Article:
The Hollywood Heritage in Lois Weber’s Suspense

The beautiful new Kino Lorber Blu-ray release Pioneers: First Women Filmmakers is a revelation, a six-disc set featuring dozens of early films created by women, many unseen for decades. One highlight is Lois Weber‘s innovative and aptly titled home invasion thriller Suspense (1913). As shown here, Suspense provides some remarkable views of early Hollywood at the dawn of the movie industry.

A young mother, home alone (also portrayed by Ms. Weber) telephones her husband working late that a tramp is breaking into their home. When the tramp cuts the phone line, the frantic husband steals a car, pursued by the police, who all race furiously to reach the home in time.

Above, the chase kicks into gear as the husband and then the police turn right (south) from Sunset onto Gower, with the Nestor Film Company studios in the background. The view, first identified by noted Hollywood historian Mary Mallory, looks north up Gower towards Sunset. Nestor is credited as Hollywood’s first permanent movie studio. Nestor above, LAPL, the same corner turn right from Sunset onto Gower, at left, taken in 1922

The corner Sunset-Gower street sign (oval) visible beside the Nestor Studio during the shot appears much more closely during this shot from One of the Bravest (1914), presented on YouTube by the Dutch EYE Filmmuseum.

[As an aside, both frames above from One of the Bravest mark the earliest film appearance I’ve found of the former Hollywood joint fire/police station (above, left) that opened in 1913 at 1625 – 1929 Cahuenga, south from the corner of Hollywood Boulevard. The above right frame looks north up Cahuenga, showing the fire house to the left side of the frame. Inset photo at right Tommy Dangcil.]

Suspense is noteworthy for its daring camera angles, triptych scenes of the husband, wife, and burglar, inter-cutting between the tramp breaking down doors and the cars racing home, and inventive shots such as here, where the cops chasing the husband appear reflected in his side view mirror.

Thanks to the Blu-ray image quality in this new release, we can see that the Lasky-DeMille barn, at the SE corner of Vine and Selma, appears reflected in the mirror as the crew raced north up Vine. Above, reversing the movie frame for comparison clearly matches this historic view. After Lois Weber filmed here, in December 1913 Cecil B. DeMille, working with Jesse Lasky, leased the barn for the production of The Squaw Man (1914), known as the first feature film produced in Hollywood. The “Barn,” home to the Hollywood Heritage Museum, now stands on Highland Ave. across from the Hollywood Bowl. Marc Wanamaker – Bison Archives.

Click to enlarge – 1919 – looking NW – the arrow runs north up Vine crossing Selma beside the Barn and the rest of the Famous Players Lasky Studio to the right. The next street up with the corner church is Hollywood Blvd. The large white home surrounded by trees, to the left of the cropping mark, is the Jacob Stern estate. Marc Wanamaker – Bison Archives.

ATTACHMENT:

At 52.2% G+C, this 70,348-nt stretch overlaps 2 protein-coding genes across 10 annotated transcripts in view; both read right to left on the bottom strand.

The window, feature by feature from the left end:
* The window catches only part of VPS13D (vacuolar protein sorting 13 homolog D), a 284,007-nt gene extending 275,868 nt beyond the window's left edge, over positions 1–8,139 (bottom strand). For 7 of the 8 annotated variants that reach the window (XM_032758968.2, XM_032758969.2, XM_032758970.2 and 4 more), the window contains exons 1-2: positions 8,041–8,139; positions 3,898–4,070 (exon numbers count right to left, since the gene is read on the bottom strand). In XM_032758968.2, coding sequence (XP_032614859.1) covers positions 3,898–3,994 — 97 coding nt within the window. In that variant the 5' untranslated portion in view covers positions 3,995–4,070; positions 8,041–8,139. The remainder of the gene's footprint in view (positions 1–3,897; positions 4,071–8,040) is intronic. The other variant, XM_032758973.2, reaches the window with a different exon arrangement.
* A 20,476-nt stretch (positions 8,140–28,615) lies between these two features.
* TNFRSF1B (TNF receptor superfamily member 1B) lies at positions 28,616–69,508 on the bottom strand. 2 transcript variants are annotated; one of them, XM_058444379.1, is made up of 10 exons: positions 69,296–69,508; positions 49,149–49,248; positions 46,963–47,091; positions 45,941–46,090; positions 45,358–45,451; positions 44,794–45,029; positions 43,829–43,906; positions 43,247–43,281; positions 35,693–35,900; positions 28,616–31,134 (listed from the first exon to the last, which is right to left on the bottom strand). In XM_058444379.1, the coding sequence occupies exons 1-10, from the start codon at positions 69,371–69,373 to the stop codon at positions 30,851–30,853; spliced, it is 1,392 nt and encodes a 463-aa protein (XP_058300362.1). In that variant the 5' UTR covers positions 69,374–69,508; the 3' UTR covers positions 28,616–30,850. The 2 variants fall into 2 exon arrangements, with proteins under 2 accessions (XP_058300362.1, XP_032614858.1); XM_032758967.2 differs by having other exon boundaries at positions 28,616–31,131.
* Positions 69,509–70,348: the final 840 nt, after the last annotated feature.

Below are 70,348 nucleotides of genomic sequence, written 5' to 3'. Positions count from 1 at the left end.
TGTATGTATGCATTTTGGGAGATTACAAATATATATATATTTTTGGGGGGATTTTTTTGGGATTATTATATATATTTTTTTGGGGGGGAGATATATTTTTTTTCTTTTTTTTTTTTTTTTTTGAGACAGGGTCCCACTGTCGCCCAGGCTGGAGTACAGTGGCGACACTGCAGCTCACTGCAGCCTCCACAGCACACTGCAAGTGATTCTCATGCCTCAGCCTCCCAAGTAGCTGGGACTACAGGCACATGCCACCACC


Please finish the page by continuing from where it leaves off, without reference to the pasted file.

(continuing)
Above, this 1914 Baist Atlas map shows where the chase first turns right from Sunset onto Gower (right arrow), and then north up Vine past the Lasky-DeMille Barn on Selma (left arrow).

Next, during his frantic race home, the husband hits a tramp pausing in the middle of the road to light a cigarette. As we’ll see in part two of this post, this scene and the movie’s dramatic conclusion were filmed in Beverly Hills, where Sunset bends left, south at Doheny Road, near where Charlie Chaplin filmed his tree disguise scenes from Shoulder Arms (1918) and Buster Keaton filmed newly rediscovered scenes from The Blacksmith (1922). LAPL. Stay tuned for more Suspense!

A related post shows how Weber and other pioneer women filmmakers filmed at the Chaplin-Keaton-Lloyd alley in Hollywood, years before the gents did.

Kino Lorber Pioneers: First Women Filmmakers.

Below, a matching view north up Gower towards Sunset today.

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3 Responses to The Hollywood Heritage in Lois Weber’s Suspense

  1. Bob Borgen says:

    Thanks John — this is fantastic — Now I want to see the entire set of films!


  2. rangerdon says:

    As always, interesting. Helpful, too, since this post has helped to verify a thesis in my new book, which is partly about Atwater.

    But without taking away from Weber’s work – I must say that this film is very similar to films by DWG =- the bad guy even looks like one of the baddies in the Lonedale Operator which DW produced 2 years earlier. It seems that like so many early filmmakers, Weber is building on the work of others, apparently enhancing that with some innovative techniques.


  3. Pingback: Chaplin, Keaton, and Lois Weber’s “Suspense” in Beverly Hills | Chaplin-Keaton-Lloyd film locations (and more)

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